When someone discovers a deliberate fraud scheme at work, their first step is usually to tell their manager, a co-worker, or human resources.

At that point, they are rarely thinking about any reward, nor are they necessarily hoping the company is punished. After all, the company employs the whistleblower, so the best outcome in that early stage is for the company to address the fraud promptly.

Perhaps the whistleblower isn’t ever sure yet if what they’ve witnessed is fraud, but something about it doesn’t seem right.

In many cases, the whistleblower is told that the issue will be handled by the appropriate parties within the company. Sometimes, the whistleblower is told that the fraud is a necessary cost of doing business–and that it’s important for everyone to get on board.

Either way, the whistleblower may try multiple times to resolve the issue internally. When those internal reporting systems fail, and the fraud persists after months or even years, the whistleblower turns to external resources.

They are often unaware of their rights, or that it is possible for them to earn a reward. They just want the fraud to stop, and they feel it is their moral imperative to make sure it does.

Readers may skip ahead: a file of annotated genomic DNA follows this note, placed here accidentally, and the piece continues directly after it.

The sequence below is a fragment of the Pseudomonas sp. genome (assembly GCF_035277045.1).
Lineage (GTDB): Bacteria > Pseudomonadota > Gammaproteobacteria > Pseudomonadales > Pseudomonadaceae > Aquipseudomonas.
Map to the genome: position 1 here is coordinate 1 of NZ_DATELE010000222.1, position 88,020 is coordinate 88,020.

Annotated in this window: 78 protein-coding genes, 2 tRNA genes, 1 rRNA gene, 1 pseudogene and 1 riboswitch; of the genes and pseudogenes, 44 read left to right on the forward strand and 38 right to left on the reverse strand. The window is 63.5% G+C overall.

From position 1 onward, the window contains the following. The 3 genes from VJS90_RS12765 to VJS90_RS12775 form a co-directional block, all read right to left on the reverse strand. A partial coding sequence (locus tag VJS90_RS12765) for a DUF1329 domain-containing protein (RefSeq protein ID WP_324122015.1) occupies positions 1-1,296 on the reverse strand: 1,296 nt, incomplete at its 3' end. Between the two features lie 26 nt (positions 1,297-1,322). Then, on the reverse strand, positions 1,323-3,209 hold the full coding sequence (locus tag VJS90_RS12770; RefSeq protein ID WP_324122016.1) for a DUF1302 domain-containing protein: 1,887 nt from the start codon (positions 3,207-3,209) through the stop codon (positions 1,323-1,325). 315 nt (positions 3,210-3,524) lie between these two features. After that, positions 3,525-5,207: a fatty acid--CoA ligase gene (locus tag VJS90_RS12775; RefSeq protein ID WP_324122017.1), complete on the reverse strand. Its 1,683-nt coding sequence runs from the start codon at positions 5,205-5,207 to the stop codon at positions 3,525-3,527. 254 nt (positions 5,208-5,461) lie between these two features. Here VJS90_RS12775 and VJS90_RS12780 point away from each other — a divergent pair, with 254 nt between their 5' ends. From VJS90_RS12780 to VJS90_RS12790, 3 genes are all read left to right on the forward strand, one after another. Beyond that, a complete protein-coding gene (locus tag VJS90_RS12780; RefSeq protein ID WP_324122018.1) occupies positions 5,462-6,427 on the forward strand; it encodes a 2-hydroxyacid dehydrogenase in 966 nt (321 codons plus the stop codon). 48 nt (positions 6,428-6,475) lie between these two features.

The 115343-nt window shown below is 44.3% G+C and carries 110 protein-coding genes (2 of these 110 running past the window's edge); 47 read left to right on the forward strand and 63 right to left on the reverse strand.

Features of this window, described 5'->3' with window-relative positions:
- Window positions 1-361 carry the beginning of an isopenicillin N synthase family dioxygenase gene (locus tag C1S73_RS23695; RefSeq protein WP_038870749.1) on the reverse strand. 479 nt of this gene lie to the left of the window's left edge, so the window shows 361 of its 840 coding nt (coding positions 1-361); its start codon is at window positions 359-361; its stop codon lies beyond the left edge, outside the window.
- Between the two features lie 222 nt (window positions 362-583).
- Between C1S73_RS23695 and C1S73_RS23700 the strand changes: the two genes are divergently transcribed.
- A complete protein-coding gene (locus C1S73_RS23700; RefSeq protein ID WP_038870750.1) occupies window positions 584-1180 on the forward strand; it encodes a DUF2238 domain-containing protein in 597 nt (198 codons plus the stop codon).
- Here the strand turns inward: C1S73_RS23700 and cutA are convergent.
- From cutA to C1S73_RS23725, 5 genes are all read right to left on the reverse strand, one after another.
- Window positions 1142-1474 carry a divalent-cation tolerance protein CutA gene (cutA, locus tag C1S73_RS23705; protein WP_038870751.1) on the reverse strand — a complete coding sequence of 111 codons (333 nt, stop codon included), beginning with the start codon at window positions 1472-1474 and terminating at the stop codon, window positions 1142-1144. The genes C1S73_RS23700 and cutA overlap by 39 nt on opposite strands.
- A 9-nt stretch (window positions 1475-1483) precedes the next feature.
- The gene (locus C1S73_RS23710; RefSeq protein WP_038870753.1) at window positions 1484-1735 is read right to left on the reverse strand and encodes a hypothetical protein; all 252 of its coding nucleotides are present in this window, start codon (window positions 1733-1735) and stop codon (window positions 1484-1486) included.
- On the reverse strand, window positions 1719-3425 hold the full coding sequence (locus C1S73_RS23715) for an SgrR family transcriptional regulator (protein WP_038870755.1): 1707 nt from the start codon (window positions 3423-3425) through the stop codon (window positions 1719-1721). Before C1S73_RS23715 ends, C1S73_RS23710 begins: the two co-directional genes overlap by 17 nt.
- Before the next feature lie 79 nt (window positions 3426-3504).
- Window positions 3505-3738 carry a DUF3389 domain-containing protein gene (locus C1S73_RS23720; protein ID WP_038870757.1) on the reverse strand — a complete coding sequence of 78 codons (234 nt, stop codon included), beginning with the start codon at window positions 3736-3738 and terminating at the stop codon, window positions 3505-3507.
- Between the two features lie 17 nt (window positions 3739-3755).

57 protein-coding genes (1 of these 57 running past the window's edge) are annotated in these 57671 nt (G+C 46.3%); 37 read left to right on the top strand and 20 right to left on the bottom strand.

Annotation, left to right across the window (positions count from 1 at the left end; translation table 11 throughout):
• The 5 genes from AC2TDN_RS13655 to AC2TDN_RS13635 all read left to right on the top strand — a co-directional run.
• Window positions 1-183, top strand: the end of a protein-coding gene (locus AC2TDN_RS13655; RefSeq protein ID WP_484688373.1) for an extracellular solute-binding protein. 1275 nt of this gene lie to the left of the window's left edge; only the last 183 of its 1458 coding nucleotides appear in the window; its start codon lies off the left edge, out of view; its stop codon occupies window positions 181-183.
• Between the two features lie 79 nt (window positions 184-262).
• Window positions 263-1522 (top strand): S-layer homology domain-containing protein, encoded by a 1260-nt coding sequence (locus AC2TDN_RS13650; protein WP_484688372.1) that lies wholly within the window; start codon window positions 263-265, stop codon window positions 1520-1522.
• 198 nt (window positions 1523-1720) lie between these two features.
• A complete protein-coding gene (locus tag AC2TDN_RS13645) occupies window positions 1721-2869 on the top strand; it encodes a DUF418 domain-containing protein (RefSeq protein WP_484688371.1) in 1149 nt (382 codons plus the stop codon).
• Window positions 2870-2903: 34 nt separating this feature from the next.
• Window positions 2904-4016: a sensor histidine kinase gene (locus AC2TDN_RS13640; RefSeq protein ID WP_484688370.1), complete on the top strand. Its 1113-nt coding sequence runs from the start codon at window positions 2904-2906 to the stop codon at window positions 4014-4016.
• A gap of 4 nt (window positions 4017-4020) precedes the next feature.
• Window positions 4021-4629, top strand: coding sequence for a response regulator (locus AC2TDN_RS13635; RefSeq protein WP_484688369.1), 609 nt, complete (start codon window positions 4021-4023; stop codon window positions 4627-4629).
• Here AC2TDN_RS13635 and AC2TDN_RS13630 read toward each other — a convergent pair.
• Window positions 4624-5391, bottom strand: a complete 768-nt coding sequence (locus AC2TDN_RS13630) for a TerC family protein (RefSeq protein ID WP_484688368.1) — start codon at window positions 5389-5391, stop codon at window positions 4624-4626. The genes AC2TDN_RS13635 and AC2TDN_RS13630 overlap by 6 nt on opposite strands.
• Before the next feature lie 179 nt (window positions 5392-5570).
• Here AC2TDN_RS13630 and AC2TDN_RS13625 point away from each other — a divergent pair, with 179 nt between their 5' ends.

If the company were to step in at that initial stage, or even after a second reporting attempt, it would be far easier to correct the issue. If a government investigation did eventually take place, one of the factors considered would be the extent to which the company did or didn’t try to stop the fraud.

It is not enough to tell employees that it’s acceptable to report internal misconduct; companies have to make good on that promise.

How companies can get it right

While it would be ideal for any outright retaliation against whistleblowers to stop, it’s even better for companies to understand the benefits of proactively supporting and rewarding these individuals.

Fraud may yield immediate financial gains for organizations, but it is a foolish long-term strategy. With False Claims Act violations, penalties for each fraudulent claims submission amount to three times the amount of each false claim. Given that reality, demonstrating warmth and gratitude rather than disdain towards internal whistleblowers is appropriate.

It takes a lot of courage for someone to speak out against fraud–whether or not that person feels their job is on the line. By coming to internal reporting managers first, the whistleblower is doing the company a favor.

It is unreasonable, however, to expect anyone to feel comfortable doing so if there is a history of retaliation at the company or a lack of any clear incentive for employees to speak up.

Failing to properly investigate internal reports or efforts to ostracize internal whistleblowers can eventually result in public humiliation and financial repercussions for the organization.

In recent years, a great deal of progress has been made to strengthen legal protections and incentives for whistleblowers. Fraud itself won’t stop, though, until companies understand that standing up for whistleblowers is in their best interest.